“It is.” Brett will save me. He will look for me. He will find me.
“No...” He stood and walked in a small circle around me, my knees on the hard concrete, my hands on my thighs, my eyes closed. I was so tired. “I don’t believe it is. I believe you still have hope, Kitten.”
I didn’t know what that meant - his belief in my hope - but when he pulled my chin up and I stared into his eyes, I knew that it was bad. I knew I had failed another test.
My hardest day was not the first time I was raped. Or when I spent unknown hours handcuffed in my own defecation. Or when I was whipped. My hardest day was that one, when I lost my teeth. Four of them, molars taken out with a tool that looked like expensive pliers.
And the hardest part wasn’t the pain — it did exist, but he allowed me pills. The hardest part was when I was told the reason, Master stopping on his way out to deliver the news, my captured teeth in a Ziploc bag hanging from his hand. When I was told that it was for when the remains of my body were found.
“I’m sorry, Kitten. Your hope was keeping you too strong, making it too difficult. Later, you’ll understand, you’ll appreciate this.”
I did actually, some time later, appreciate it. Not for the loss of hope, but that he didn’t take a finger or toe to use to stage my death. The teeth hurt, but I wasn’t left with any deformities or outward scars. When I tested a smile at the dusty mirror above the sink, I looked normal. As normal as a girl in a basement cell could look. A girl who had a habitual black eye and split upper lip.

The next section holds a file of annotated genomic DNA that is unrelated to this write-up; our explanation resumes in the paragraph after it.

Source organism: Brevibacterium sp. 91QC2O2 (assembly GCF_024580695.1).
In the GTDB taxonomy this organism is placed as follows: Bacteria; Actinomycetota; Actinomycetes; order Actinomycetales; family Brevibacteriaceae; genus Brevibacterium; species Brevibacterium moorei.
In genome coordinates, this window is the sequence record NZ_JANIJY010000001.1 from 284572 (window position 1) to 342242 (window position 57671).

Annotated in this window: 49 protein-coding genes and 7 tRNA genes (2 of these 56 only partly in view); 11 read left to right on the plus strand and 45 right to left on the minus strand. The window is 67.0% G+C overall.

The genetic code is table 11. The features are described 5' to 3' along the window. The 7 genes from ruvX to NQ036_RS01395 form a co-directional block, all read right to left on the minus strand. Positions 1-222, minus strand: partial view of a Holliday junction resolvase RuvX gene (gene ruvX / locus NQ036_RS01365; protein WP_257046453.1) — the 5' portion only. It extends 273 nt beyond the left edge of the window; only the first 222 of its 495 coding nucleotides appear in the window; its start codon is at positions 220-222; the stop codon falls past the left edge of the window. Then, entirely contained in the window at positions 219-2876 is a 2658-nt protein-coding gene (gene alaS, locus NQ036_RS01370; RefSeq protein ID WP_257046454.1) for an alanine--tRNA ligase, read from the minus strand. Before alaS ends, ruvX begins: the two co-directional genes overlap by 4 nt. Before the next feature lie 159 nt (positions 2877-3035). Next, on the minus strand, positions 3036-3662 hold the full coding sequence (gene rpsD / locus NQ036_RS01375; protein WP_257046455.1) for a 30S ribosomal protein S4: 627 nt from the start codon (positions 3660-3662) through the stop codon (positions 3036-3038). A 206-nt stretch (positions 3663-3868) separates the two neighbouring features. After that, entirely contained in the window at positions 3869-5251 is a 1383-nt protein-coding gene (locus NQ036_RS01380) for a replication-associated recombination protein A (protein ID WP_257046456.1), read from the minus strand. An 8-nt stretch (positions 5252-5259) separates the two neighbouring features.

After he pulled my teeth, I struggled, through the haze of medication and pain, to speak, to ask intelligent questions. But he silenced me, laying a firm hand over my sore mouth, his lips coming down to my forehead with a soft press. “It’s only hard for a brief while,” he whispered against my hairline. “The quicker you let go, the better it will be.”
I had stilled, hating the weight of his hand, the heat of his breath, the brush of his lips. Had fallen into the role of dutiful slave, the one who pleased him, the one who limited the level of contact that was needed. I laid still, the fight going out of my features, my muscles falling limp, my questions disappearing, replaced by the simple thought that Iwillneverletgo. A tear leaked down my cheek when I closed my eyes, and I breathed easier when he released my mouth, his lips leaving my forehead in one wet smack, the creak of his shoes heard when he stood. I lay in place, my jaw aching, more tears streaming, and repeated the mantra.
I would never let go.
I loved Brett, and he would keep looking.
I would never let go.
I loved Brett, and he would keep...
The medication took me away.
“So you do want me to come.”
I swallowed a big gulp of Mountain Dew. “Yes. But I want you to understand what you’re getting into.”
“I’ve been to weddings before. I have a tux.”
“God no. Don’t wear a tux.” Yep, a definite disaster. Gargantuan.
He laughed. “Okay. You seem stressed about this.”
“I am. Terrified actually.”
“Then I won’t go.”